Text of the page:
Suboxone addiction can be a risk when treating opioid addiction. However, the effects of Suboxone are much less damaging than that of other opioids, and, according to the National Alliance of Advocates for Buprenorphine Treatment, the risk of addiction is low. It’s used as part of medication-assisted treatment programs (MAT), and if patients start showing indications of addiction, they’re tapered off.
However, some users may experience mild to moderate withdrawal symptoms, including headaches, muscle pain, and nausea. However, tapering down the dosage of Suboxone with supervision can mitigate this risk and aid in recovery. Because Suboxone has a “ceiling effect,” users may develop a tolerance, but larger dosages will not increase the potency, and therefore, the risk of addiction is low.
Suboxone is an integral part of treating opioid addiction, helping reduce cravings and ease opioid withdrawal symptoms. It combines two active ingredients, Buprenorphine which reduces cravings and withdrawals, and Naloxone, which blocks the effects of opioids in the brain.
Side Effects of Suboxone
Although Suboxone is quite effective for treating opiate addiction, it does have side effects. Many aren’t serious or life-threatening, but they can be uncomfortable. Many people may experience feelings of anxiety or depression, as well as dizziness, fatigue, cramps and muscle aches, and nausea.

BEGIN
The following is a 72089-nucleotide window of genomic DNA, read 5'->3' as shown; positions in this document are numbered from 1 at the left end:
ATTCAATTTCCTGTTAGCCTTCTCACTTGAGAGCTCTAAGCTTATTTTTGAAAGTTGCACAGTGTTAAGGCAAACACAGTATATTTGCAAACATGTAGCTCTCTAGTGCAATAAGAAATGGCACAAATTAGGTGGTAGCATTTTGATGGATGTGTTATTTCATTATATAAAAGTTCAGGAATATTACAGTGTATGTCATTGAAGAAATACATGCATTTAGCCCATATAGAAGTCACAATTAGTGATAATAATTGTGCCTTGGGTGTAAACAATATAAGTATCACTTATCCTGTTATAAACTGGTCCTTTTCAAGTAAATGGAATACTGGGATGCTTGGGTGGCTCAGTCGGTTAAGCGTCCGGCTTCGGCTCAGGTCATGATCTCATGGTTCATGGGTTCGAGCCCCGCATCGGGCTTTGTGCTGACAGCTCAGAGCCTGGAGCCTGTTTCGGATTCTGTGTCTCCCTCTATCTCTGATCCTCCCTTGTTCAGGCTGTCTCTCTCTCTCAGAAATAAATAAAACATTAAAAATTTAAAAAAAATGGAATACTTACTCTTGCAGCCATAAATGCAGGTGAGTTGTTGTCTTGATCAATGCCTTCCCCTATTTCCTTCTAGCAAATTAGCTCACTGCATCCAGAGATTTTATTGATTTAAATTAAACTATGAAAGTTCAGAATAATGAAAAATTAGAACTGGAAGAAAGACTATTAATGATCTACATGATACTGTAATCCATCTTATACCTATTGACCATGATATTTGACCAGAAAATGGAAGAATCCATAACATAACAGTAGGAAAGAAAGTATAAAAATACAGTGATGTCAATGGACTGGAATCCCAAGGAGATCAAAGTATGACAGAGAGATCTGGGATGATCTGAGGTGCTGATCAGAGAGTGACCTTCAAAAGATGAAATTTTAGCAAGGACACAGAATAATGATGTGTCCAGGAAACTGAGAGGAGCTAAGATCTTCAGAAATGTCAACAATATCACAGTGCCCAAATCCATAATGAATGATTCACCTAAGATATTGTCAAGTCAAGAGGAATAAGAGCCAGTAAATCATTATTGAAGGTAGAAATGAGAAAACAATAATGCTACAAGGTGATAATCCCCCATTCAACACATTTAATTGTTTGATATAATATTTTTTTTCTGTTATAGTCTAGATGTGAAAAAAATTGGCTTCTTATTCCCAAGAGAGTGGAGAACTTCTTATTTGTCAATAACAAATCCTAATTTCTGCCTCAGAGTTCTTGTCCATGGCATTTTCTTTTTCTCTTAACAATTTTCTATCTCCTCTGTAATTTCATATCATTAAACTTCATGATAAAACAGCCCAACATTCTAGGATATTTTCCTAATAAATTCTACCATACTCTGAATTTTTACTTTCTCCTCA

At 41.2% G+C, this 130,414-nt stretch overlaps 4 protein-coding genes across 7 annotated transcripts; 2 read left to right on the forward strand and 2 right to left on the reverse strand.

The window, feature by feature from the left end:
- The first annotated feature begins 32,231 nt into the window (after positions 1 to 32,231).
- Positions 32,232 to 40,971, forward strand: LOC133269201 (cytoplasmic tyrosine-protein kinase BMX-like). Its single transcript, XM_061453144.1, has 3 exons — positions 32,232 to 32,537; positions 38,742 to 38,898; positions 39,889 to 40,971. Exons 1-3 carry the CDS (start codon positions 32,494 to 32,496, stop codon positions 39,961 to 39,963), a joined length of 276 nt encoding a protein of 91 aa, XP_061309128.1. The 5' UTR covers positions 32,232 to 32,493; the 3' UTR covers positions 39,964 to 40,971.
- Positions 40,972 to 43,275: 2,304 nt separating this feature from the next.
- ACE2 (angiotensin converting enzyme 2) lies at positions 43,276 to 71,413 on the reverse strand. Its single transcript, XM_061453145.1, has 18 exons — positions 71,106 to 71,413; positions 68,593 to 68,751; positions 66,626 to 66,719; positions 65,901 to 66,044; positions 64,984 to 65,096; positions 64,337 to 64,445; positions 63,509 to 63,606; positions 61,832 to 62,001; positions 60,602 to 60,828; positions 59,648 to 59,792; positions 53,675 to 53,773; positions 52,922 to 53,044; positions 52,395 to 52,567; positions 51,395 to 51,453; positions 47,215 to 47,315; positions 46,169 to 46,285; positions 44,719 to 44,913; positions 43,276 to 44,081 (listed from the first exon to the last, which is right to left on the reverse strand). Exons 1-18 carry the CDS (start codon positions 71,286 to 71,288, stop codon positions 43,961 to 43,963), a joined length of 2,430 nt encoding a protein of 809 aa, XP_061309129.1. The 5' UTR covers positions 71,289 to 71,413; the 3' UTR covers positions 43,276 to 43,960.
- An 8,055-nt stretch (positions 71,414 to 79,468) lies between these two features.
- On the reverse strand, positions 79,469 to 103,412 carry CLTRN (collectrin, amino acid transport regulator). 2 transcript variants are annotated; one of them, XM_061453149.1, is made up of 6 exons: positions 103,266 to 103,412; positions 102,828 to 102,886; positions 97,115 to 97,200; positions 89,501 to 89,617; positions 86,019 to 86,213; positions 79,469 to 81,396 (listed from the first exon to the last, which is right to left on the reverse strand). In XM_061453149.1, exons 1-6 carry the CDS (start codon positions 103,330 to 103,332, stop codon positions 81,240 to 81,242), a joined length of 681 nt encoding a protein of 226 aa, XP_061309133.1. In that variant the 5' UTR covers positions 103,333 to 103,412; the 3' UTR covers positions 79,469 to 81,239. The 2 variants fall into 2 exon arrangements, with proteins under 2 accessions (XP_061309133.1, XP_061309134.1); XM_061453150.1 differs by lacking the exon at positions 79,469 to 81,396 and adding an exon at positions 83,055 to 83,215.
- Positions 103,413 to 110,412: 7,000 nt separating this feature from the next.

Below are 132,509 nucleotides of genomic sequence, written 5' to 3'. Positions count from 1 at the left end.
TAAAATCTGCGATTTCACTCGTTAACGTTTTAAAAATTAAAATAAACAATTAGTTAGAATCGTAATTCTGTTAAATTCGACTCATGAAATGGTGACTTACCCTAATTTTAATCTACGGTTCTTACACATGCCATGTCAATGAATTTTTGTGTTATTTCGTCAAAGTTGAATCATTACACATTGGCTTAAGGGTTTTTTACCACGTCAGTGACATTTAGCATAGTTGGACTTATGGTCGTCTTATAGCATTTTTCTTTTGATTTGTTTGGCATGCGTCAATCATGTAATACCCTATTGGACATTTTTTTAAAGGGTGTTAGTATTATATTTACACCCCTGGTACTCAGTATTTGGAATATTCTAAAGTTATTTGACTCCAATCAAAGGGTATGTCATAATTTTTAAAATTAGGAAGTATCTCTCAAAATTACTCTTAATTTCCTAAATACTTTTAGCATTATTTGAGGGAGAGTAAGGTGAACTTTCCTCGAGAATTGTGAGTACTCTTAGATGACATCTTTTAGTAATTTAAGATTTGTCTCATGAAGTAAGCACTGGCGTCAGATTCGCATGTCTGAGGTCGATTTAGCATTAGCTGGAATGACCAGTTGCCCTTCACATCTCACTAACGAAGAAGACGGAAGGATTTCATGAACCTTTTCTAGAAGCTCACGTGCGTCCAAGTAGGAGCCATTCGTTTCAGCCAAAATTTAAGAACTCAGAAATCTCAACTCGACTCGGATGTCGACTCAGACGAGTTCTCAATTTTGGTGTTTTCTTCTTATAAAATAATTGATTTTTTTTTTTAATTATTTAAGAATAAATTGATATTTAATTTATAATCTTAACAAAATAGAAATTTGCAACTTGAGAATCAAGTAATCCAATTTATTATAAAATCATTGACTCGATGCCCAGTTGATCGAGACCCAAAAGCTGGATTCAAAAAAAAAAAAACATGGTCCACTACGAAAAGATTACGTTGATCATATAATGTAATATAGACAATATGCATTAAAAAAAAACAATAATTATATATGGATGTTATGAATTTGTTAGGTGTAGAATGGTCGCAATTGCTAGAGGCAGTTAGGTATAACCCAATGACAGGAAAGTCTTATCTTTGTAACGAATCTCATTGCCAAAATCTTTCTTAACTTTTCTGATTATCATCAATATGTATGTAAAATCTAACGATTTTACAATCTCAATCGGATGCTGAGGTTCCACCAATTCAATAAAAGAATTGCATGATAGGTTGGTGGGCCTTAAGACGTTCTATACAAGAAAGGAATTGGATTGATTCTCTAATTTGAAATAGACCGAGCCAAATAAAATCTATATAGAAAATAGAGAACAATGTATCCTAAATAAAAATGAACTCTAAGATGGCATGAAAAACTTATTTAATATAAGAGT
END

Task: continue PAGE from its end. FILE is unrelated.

However, when people using Suboxone drink alcohol or take benzodiazepines, they can have serious side effects, including:
- Respiratory distress
- Adrenal insufficiency
- Dependence on the substance
- Withdrawal symptoms
Some people may experience an allergic reaction to Suboxone, which can include swelling in the throat or trouble breathing.
Can I Overdose on Suboxone?
While many people may not take enough Suboxone to overdose, the potential remains. It often happens if people misuse the medication. Injections have the highest risk of overdose, but all forms have overdose potential. Plus, everyone is different, and there’s no way to tell how much Suboxone will lead to an overdose.
Too much Suboxone makes it harder for the body to metabolize it, and can slowly poison the user. Indications of a Suboxone overdose include:
- Blurry vision, slurred speech, and loss of coordination
- Drowsiness and confusion
- Dizziness or fainting
- Slowed or stopped breathing
- Nausea and vomiting
- Loss of consciousness
If Suboxone causes respiratory distress, the lack of oxygen to the brain can cause brain damage. Prompt medical treatment can help mitigate the chances of a coma or death, so if you note the signs of overdose, contact 911 right away. While there is no permanent cure for Suboxone addiction, the right treatment program can help people find lasting recovery and sobriety.
When is Suboxone Addiction Treatment Needed?
Long-term use of Suboxone, or taking it in larger doses than your treatment provider recommends, can result in addiction. Your brain may become dependent on the substance and unable to function properly without it. If users attempt to stop without help, then withdrawal symptoms can develop.
Withdrawal symptoms can last up to a month and may even lead to opioid cravings for some people. If you’re trying to detox at home, without a solid treatment program, then you may have a higher chance of relapse.
If you’re worried about your Suboxone use, or that of a loved one, there is hope and help from Hickory treatment Centers. We offer comprehensive addiction treatment, including outpatient therapy and family counseling which can help you rebuild relationships. Contact us today for a confidential assessment.